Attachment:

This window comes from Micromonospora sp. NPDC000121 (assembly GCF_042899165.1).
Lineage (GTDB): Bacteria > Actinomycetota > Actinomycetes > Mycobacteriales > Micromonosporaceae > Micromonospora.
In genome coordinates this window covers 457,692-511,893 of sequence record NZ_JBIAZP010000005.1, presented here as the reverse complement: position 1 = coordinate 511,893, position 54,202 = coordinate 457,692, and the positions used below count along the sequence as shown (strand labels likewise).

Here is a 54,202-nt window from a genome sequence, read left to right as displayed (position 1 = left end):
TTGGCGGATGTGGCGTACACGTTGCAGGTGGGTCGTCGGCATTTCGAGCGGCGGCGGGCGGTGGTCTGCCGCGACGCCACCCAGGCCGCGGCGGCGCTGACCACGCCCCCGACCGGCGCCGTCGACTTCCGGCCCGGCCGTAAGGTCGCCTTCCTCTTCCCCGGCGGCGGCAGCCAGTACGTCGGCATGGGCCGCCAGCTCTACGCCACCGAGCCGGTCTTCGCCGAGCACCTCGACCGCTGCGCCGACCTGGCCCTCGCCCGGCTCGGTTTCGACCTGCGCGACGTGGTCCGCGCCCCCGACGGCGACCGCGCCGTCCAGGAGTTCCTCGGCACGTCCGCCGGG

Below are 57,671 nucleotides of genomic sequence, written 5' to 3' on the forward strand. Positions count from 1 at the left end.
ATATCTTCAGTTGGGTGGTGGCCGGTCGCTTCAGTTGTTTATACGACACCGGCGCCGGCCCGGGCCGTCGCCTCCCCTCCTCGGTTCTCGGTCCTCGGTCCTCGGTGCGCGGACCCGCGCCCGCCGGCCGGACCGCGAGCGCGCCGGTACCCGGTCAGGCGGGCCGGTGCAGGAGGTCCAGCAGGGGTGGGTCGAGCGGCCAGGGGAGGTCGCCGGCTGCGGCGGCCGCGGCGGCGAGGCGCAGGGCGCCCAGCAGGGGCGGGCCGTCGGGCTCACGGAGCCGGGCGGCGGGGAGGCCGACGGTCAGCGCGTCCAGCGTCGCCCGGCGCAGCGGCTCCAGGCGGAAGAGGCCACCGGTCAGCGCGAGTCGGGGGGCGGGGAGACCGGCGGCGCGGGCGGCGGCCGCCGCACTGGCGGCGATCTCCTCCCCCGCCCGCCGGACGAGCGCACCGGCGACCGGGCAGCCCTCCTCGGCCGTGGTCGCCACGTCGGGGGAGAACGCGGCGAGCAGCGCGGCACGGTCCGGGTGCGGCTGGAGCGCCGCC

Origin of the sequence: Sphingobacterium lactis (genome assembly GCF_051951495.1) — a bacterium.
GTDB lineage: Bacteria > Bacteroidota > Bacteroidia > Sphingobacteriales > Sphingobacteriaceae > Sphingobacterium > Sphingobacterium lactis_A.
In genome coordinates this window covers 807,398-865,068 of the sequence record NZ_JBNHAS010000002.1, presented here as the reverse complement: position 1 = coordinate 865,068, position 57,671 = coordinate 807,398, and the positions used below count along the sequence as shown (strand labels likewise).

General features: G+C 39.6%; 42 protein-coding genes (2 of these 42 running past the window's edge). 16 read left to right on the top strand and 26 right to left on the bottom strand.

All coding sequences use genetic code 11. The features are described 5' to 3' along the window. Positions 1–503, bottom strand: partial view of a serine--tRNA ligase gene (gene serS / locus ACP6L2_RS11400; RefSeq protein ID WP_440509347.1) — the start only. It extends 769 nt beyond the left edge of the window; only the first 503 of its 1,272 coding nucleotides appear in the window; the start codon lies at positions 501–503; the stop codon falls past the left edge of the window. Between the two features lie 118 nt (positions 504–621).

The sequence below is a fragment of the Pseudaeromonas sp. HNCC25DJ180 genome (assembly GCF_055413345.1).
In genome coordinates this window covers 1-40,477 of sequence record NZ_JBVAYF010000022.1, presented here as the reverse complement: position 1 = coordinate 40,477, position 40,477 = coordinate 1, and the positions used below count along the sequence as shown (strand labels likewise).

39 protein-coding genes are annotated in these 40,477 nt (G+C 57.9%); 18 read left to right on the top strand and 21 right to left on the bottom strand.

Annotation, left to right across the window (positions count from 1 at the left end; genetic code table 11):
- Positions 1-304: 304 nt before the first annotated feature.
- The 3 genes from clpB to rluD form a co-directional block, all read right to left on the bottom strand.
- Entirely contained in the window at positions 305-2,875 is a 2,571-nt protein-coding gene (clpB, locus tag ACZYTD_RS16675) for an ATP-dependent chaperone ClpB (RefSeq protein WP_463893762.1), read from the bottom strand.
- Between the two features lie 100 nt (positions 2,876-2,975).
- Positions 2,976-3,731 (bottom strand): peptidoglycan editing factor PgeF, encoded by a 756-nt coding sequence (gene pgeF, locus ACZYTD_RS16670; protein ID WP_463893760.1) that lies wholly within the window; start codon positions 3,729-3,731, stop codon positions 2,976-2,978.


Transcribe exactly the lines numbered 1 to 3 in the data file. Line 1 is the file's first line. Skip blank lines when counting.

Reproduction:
This window comes from Micromonospora sp. NPDC000121 (assembly GCF_042899165.1).
Lineage (GTDB): Bacteria > Actinomycetota > Actinomycetes > Mycobacteriales > Micromonosporaceae > Micromonospora.
In genome coordinates this window covers 457,692-511,893 of sequence record NZ_JBIAZP010000005.1, presented here as the reverse complement: position 1 = coordinate 511,893, position 54,202 = coordinate 457,692, and the positions used below count along the sequence as shown (strand labels likewise).